Anne McCaffrey passed away this past Wednesday, November 21, at the age of 85. Like countless other readers, I seem to have spent a good chunk of my adolescence imaginarily living in Pern, starting from when I discovered the Harper Hall trilogy at ten years old…
See Charles Tan’s post here for links to authors’ tributes to McCaffrey. R.I.P.
Terri Windling, editorial and artistic powerhouse and generally amazing person in the field of fantasy, is in need; a Livejournal community for charity auctions has been opened to help her out. Treat yourself, start your holiday shopping, or both – there’s a wide variety of incredible offerings, including baked goods, crafts, art, and signed drafts or ARCs or personalized poems by numerous beloved authors… Want to have lunch with Tamora Pierce, or have a Cat Valente or Jeffrey Ford character named after you? Now’s your chance!
Anne McCaffrey: bio and works reviewed
Terri Windling: bio and works reviewed
And by eight, I mean news:
Ah–! Art Student Hand-Illuminates, Binds a Copy of the Silmarillion; Tolkien fans across the world experience heart palpitations.
Check here for an interview with the artist, and larger images of his gloriously detailed work.
And some incredible (belatedly posted, here) news for fans of Peter S. Beagle’s The Last Unicorn. Since the release of the 1982 animated adaptation, Beagle had been denied payment of contractually due royalties for the film. At the beginning of August, Connor Cochran, Beagle’s business manager, sent this announcement:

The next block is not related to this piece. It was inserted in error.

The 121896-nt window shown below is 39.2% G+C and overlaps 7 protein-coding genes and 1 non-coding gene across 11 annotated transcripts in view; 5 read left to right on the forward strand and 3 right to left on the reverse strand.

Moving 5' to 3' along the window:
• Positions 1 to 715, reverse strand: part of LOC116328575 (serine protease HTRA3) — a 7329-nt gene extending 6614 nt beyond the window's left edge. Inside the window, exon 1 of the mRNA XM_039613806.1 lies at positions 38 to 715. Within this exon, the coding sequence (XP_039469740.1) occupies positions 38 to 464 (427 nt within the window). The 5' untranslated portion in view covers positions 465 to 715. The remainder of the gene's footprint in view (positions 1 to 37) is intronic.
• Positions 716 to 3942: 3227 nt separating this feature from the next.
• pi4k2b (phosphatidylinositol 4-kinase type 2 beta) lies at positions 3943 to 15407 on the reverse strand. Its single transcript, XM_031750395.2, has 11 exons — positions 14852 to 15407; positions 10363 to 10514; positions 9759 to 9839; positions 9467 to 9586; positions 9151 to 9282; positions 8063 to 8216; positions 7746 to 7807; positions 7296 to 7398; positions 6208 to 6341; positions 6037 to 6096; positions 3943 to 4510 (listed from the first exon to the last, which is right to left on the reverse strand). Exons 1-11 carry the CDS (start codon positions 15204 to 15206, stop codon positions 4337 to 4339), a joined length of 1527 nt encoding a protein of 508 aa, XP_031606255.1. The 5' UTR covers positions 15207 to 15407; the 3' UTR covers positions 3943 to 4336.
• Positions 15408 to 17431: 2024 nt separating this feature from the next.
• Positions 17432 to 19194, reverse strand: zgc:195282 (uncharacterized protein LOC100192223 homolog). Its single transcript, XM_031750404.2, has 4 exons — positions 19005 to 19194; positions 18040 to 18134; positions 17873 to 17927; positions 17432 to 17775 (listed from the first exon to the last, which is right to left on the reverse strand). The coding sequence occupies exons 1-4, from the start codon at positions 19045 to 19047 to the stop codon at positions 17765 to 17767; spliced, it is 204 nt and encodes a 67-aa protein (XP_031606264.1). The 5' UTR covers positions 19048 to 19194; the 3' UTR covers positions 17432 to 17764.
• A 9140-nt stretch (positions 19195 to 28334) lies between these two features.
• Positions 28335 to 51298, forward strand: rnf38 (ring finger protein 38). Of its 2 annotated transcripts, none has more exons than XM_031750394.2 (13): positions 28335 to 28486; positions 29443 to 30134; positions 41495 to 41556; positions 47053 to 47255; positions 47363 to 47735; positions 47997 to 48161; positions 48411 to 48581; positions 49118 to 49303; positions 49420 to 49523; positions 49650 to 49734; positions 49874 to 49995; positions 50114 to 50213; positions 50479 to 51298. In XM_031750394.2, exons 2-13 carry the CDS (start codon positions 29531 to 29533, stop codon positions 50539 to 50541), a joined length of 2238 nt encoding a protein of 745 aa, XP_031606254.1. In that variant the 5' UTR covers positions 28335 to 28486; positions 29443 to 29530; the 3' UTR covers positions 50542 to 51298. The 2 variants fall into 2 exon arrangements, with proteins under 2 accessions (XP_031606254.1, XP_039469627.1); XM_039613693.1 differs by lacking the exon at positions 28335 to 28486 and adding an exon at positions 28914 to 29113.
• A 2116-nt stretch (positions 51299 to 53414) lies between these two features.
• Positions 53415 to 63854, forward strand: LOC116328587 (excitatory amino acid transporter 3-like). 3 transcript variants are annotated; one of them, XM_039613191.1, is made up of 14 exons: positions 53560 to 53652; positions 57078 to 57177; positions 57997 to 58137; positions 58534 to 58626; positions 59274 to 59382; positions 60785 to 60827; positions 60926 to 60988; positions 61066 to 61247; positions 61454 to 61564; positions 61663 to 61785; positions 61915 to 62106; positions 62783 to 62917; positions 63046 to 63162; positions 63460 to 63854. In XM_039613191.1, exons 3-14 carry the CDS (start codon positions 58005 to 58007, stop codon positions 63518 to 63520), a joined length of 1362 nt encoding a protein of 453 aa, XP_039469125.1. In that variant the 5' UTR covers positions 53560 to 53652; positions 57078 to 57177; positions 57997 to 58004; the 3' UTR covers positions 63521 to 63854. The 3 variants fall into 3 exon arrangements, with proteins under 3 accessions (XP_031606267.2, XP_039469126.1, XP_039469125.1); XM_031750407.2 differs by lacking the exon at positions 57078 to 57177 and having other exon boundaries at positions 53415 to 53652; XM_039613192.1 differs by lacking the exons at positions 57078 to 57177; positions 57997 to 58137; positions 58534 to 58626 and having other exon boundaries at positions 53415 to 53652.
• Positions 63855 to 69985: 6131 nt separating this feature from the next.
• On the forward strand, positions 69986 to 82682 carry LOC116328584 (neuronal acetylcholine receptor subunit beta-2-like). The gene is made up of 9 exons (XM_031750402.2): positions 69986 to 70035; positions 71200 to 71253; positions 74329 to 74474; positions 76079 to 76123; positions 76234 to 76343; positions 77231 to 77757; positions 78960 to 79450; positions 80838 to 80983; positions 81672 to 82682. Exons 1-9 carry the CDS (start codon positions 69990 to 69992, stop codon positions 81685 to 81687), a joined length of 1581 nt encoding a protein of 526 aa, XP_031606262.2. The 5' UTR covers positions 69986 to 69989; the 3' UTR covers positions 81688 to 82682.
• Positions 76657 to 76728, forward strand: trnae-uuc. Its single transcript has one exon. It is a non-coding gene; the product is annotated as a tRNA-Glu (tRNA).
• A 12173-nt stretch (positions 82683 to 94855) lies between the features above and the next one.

“THE EIGHT-YEAR STRUGGLE FOR PETER’S LAST UNICORN RIGHTS IS OVER!
Really. No joke, no fooling. It’s over. And everybody won. […] For now suffice to say that Peter has signed an agreement with ITV that (a) ends the whole mishagosh in a way that is great for him, and (b) great for ITV, and (c) great for LAST UNICORN fans everywhere, since now all kinds of things are going to be possible that could never be done before.”
This is news that I’ve been waiting to hear for years.
I’d been exploratorily rereading bits from The Last Unicorn, lately – exploratorily because I know I’ve been growing out of a lot of things that used to fill my head and make me cry. We’re safe; TLU still makes me cry. (It probably helps that I still feel completely unironically about unicorns.) I sound a little flippant, but it’s a deeply beautiful, wise, and timeless book. I don’t like recommending it willy-nilly because I know unironic books about unicorns and mortality and love aren’t everyone’s thing (even though it is sometimes ironic, too! and meta!), but consider this my sideways plea for more people to read it.